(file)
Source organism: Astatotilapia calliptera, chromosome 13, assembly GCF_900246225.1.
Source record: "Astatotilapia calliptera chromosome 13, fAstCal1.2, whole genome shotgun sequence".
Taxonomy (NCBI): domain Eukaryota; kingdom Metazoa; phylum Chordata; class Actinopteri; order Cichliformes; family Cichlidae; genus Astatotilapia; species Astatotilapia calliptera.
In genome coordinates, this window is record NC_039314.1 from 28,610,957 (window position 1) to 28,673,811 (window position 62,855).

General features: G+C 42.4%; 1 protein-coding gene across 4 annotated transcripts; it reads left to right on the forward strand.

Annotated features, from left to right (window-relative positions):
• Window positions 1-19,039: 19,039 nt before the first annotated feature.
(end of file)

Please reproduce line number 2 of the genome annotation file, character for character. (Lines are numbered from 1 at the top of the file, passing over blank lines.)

Source record: "Astatotilapia calliptera chromosome 13, fAstCal1.2, whole genome shotgun sequence".